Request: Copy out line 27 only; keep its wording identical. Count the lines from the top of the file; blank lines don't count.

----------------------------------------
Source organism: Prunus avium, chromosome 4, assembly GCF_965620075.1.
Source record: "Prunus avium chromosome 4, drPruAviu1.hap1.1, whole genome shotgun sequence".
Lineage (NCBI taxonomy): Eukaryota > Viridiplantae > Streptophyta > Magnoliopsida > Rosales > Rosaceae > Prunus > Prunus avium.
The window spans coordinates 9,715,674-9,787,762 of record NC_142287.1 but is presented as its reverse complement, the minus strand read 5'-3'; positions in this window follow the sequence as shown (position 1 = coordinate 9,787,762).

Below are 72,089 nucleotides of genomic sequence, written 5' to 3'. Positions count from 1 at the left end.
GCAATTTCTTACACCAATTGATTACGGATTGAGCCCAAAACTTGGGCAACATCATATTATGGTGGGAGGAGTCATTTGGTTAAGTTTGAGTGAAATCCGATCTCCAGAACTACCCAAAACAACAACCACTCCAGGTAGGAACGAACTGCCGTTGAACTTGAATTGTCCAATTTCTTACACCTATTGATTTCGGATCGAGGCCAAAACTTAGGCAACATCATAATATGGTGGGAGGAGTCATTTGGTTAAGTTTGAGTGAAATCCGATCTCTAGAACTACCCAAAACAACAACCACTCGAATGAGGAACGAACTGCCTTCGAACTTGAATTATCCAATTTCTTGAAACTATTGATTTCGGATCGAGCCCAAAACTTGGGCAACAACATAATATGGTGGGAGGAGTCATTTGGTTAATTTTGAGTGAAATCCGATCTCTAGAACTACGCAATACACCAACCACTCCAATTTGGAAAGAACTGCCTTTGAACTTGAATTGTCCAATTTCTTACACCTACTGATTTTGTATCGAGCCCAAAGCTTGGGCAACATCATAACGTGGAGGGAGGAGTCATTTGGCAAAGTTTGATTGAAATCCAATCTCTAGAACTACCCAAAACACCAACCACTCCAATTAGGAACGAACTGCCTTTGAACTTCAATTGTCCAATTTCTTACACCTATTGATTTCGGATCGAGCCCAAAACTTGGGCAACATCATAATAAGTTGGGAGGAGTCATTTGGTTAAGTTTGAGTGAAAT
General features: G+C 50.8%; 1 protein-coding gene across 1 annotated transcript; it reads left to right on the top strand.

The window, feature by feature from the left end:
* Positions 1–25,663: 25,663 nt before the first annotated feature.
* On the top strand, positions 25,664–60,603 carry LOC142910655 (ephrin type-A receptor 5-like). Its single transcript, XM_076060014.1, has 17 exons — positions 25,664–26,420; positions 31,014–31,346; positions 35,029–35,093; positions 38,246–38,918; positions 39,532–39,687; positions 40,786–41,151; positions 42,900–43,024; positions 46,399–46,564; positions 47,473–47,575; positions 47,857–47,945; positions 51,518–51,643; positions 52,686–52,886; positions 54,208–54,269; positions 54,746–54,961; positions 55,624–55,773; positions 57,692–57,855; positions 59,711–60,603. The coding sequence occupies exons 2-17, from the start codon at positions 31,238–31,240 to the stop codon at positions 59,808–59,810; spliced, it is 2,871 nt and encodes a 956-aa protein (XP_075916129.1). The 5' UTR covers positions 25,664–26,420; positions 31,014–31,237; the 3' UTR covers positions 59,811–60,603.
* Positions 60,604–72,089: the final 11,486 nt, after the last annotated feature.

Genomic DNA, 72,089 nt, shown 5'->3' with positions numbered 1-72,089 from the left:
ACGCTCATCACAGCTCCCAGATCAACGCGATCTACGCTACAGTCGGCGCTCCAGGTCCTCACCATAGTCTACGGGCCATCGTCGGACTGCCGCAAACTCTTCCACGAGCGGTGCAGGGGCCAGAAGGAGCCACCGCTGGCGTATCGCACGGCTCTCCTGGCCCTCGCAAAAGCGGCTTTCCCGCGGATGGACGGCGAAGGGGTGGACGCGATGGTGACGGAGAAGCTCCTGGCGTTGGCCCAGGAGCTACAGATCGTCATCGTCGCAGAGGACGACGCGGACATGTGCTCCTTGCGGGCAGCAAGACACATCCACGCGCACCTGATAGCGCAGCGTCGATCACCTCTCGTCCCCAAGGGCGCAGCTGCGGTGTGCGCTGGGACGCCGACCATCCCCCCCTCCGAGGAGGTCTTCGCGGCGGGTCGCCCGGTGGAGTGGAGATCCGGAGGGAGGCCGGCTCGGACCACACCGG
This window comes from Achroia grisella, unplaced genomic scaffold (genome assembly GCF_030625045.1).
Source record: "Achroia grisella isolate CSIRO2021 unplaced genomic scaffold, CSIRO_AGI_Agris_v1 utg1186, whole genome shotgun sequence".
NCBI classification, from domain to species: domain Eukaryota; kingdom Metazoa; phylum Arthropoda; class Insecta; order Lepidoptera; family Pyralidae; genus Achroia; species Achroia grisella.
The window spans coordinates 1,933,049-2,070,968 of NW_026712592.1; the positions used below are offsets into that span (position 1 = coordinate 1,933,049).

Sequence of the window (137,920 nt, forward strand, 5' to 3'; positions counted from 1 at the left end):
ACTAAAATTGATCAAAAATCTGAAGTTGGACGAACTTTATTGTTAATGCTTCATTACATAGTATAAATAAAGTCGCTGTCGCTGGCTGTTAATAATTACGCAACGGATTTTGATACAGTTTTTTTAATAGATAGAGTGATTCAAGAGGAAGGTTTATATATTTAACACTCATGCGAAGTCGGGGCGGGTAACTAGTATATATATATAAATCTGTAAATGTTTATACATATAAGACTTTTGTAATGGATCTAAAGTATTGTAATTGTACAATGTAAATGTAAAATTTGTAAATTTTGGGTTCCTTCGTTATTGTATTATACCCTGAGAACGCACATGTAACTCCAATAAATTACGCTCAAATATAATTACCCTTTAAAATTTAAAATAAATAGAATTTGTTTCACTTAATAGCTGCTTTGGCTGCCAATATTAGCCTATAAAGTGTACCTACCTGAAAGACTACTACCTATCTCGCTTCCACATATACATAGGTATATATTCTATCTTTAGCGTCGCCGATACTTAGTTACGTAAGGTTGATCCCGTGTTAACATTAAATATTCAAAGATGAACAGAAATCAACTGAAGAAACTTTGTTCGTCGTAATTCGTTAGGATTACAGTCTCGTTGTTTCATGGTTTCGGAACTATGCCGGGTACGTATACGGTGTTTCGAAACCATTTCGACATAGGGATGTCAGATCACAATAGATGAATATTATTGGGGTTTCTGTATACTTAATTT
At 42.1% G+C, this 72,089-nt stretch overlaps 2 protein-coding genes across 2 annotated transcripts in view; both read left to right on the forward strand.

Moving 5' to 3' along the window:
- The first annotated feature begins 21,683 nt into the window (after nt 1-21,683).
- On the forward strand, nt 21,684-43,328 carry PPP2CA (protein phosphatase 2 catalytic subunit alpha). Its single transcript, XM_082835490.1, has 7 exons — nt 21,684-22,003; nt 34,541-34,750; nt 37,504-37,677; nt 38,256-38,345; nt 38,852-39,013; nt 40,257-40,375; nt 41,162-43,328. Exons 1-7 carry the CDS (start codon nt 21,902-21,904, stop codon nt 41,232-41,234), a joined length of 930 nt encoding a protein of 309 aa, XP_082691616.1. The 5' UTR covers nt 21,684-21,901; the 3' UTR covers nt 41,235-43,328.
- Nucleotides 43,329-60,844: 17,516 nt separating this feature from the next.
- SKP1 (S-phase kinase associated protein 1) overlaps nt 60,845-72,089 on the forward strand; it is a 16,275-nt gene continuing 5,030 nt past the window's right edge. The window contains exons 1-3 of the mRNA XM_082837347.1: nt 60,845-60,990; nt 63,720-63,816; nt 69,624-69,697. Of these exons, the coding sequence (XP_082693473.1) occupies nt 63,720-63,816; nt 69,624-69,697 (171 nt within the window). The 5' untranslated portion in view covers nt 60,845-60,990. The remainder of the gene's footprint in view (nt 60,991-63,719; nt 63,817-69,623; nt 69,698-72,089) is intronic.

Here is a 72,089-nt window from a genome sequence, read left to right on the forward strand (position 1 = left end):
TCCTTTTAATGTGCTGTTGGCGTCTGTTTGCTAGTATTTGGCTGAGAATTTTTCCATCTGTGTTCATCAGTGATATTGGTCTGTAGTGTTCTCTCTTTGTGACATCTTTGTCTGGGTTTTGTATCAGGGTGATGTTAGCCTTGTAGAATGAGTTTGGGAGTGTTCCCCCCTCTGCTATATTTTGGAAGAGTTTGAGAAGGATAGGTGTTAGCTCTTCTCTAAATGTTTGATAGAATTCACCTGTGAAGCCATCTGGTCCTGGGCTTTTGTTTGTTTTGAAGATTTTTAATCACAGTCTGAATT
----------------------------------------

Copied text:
TCCTTTTAATGTGCTGTTGGCGTCTGTTTGCTAGTATTTGGCTGAGAATTTTTCCATCTGTGTTCATCAGTGATATTGGTCTGTAGTGTTCTCTCTTTGTGACATCTTTGTCTGGGTTTTGTATCAGGGTGATGTTAGCCTTGTAGAATGAGTTTGGGAGTGTTCCCCCCTCTGCTATATTTTGGAAGAGTTTGAGAAGGATAGGTGTTAGCTCTTCTCTAAATGTTTGATAGAATTCACCTGTGAAGCCATCTGGTCCTGGGCTTTTGTTTGTTTTGAAGATTTTTAATCACAGTCTGAATT